Some fear some nastiness in this and other races, but as I’ve told folks recently, we need some contentious battles to get peoples attention. Let’s face it, elections generally have been boring affairs, other than for the volunteers and activists and the consultants. If candidates can commit to lively, productive discussion and debate, all the better. If the people aren’t caring enough until they get mad about bathrooms and charitable meals way after election season, then there’s a bigger problem in this game we call democracy.

More to come, I’m sure.

 

 

Tweet of the Day: Payday Lending Ordinance Passes

I’ll give the big prize to Mike Morris of the Chron.

PDiddie has more.

Council Should Vote For Payday Lending Regs

It’s just the right thing to do. But if there are members of City Council who want to talk about “free markets” or claim they haven’t heard anything from the community, Lisa Falkenberg at the Chron has a hard-hitting article this morning, including quotes from those affected by the predatory lending practices of the industry. And then this.

Guerrero said it never occurred to her to call her councilman: “I just never thought the City Council was involved with, you know, all these little loan places out there.”

I asked the grandmother the same question: Why hadn’t she complained to her councilman about her struggles with the loan companies?

“The truth is,” she told me, “I’ve never had anybody like you come up to me and show some kind of interest. I didn’t know there was somebody out there who had somebody’s back. There’s a lot of questions that we the people have. But there’s nobody out there to hear us.”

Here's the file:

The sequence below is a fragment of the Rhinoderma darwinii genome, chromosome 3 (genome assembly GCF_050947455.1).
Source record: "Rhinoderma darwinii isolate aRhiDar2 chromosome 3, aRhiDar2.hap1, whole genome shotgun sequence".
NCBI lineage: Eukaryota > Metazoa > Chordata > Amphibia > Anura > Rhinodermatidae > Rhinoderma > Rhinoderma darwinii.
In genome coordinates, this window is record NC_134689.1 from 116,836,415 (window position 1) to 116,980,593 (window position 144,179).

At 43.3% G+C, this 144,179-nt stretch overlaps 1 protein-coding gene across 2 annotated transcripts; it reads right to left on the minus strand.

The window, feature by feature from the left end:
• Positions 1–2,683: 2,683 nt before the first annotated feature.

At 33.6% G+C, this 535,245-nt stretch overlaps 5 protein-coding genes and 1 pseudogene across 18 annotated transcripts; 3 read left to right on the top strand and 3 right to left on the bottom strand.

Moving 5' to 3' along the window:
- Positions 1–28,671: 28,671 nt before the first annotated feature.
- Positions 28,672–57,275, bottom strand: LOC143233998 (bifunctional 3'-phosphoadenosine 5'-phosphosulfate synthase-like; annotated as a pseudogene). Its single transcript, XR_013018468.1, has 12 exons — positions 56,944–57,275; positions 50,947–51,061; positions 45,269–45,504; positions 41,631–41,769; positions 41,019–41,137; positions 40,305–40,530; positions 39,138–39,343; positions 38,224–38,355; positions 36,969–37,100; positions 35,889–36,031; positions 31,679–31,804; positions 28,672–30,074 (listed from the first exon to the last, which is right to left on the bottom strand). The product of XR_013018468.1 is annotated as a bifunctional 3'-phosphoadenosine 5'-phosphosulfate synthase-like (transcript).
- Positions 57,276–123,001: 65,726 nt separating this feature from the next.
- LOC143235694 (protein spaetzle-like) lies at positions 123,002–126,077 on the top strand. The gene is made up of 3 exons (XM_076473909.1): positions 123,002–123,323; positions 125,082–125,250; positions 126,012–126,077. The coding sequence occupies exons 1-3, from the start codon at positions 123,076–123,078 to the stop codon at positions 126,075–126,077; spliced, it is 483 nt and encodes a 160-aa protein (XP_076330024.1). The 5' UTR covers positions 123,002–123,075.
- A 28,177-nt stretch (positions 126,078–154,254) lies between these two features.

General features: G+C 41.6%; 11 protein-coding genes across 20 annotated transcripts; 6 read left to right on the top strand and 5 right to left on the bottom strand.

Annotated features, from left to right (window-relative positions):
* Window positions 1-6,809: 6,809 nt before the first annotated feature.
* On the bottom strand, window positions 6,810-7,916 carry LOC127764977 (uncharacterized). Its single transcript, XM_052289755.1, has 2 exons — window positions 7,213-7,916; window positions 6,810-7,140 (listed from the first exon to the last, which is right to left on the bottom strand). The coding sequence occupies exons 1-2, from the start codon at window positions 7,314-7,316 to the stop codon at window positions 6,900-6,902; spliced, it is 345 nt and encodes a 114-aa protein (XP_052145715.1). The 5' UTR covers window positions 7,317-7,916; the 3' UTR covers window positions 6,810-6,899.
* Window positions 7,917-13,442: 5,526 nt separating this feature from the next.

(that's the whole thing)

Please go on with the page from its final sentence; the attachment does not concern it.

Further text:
Do you hear them now, Councilman Rodriguez?

C’mon, this is a financial issue for most families, why would most think about going to their Council member for help? A State Rep., maybe, but it’s obvious that some State Reps have been influenced by the same lobbyists and PACs, so, they probably would have met the same walls. That said, as Falkenberg mentions, the lack of movement by the Texas Legislature has now placed the opportunity to do something about this problem in the hands of City Council members, thanks to Mayor Annise Parker.

There are other members of Council who might use terms like, “personal responsibility” to describe those who cannot get ahead of these loans. But the practices, as described by Falkenberg and those interviewed, say much about the industry as it is today and how the loan process is designed to do exactly what it is doing to families. All a politician who is interested in “industry” dollars for a 2015 run for something has to do is open their eyes–or take off the blinders.

When I went off to college, my parents would worry about my finances at least a few times a year and wanted to make sure I had a few bucks in my pocket–usually as I waited for my grant/loan check to be released. So, they’d visit the local “loan company”–a pawn shop and short-term loan place. Everyone in town knew him as “El Pat,” a white dude who built his business and relied on the Chicanos in the town. High interest? Sure. Predatory? Certainly not how things are today. Then again, we’re talking about the late 80s. Years and years of Republican promotion of the “free market” have allowed the industry to run amok.